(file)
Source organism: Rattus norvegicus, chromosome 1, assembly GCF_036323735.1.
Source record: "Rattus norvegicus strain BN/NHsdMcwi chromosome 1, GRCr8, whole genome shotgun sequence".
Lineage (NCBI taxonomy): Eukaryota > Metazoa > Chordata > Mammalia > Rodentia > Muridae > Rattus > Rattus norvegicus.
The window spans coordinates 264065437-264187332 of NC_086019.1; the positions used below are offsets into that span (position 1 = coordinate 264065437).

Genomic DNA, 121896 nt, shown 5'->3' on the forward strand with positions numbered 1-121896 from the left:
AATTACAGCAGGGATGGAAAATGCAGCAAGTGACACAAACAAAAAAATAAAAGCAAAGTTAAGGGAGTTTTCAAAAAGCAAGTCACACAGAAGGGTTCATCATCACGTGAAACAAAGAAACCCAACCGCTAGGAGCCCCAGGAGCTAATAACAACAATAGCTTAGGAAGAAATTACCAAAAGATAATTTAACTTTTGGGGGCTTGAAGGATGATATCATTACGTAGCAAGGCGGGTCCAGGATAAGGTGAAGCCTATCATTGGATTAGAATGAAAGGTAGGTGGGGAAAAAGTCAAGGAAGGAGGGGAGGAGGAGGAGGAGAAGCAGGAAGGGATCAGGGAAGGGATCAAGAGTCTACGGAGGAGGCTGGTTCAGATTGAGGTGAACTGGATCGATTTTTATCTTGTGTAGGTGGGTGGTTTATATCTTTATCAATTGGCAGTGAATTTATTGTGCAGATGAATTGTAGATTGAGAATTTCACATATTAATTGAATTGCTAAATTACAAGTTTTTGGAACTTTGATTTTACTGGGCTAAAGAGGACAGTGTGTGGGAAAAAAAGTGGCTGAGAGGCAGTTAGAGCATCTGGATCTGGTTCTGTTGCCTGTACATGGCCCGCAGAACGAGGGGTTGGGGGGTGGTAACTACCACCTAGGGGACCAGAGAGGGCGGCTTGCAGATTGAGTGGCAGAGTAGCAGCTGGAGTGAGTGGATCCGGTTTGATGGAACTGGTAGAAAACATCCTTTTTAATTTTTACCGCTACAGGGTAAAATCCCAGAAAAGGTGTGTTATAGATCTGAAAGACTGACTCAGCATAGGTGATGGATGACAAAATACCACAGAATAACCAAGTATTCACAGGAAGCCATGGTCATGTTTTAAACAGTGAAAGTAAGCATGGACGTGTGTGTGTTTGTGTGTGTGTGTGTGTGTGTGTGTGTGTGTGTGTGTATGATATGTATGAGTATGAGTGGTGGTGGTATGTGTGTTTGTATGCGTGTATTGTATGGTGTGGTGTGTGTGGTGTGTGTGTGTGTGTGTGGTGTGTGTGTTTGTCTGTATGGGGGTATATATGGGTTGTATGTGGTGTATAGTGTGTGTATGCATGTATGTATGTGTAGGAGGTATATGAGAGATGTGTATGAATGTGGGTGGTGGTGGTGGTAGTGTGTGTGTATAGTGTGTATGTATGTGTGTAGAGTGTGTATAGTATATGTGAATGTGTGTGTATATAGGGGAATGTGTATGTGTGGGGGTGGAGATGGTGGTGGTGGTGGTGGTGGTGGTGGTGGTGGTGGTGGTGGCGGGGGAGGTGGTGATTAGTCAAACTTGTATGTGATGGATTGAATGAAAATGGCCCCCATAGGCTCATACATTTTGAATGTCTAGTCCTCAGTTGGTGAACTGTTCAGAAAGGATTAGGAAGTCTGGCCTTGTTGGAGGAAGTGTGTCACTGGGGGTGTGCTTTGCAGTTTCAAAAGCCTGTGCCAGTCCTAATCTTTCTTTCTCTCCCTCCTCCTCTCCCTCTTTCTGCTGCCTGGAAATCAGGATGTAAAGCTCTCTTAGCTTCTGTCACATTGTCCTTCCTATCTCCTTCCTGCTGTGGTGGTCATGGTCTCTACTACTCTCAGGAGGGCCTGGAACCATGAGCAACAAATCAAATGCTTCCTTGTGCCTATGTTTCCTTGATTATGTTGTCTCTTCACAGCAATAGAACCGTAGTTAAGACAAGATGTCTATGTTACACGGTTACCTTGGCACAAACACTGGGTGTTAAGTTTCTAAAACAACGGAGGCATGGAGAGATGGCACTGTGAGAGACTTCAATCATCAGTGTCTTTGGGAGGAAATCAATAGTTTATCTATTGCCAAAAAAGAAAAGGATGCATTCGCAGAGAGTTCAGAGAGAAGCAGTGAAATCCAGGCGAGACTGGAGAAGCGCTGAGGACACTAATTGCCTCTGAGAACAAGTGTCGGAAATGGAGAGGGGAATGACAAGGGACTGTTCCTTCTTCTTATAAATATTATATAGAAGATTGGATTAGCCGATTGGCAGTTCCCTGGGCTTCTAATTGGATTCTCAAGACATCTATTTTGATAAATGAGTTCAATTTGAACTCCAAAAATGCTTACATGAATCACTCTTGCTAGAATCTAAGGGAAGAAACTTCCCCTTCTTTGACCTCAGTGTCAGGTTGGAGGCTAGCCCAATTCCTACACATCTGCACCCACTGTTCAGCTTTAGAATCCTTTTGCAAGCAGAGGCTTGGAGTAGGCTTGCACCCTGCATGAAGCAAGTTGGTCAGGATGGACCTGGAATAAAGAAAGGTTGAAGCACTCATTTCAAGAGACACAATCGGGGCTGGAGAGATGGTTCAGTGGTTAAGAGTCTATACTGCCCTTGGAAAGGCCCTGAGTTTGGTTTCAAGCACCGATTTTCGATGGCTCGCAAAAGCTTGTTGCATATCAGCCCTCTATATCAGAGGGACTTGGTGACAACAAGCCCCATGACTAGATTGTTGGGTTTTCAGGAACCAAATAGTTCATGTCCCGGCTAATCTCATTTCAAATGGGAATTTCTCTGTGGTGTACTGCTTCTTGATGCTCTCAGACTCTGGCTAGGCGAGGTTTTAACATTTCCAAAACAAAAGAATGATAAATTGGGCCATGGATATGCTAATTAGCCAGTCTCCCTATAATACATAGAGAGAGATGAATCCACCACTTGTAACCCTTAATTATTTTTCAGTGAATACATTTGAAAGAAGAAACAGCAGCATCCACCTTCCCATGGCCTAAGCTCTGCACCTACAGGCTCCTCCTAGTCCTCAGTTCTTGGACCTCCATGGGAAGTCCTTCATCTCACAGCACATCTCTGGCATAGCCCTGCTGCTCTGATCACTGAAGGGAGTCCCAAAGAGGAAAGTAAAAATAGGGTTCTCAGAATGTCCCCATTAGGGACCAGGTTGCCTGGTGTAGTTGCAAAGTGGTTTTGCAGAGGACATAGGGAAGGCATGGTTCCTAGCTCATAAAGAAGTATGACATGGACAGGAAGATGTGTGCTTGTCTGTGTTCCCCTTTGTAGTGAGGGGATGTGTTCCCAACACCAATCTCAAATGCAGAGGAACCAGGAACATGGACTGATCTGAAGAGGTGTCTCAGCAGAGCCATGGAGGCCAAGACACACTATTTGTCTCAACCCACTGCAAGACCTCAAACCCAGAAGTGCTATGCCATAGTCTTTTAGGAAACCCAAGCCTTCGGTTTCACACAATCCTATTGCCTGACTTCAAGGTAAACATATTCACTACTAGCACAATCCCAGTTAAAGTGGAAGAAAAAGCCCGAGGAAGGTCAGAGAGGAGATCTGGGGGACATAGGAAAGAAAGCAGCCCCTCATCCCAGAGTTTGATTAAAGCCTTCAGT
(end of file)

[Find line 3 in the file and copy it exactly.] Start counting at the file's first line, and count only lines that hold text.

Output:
Lineage (NCBI taxonomy): Eukaryota > Metazoa > Chordata > Mammalia > Rodentia > Muridae > Rattus > Rattus norvegicus.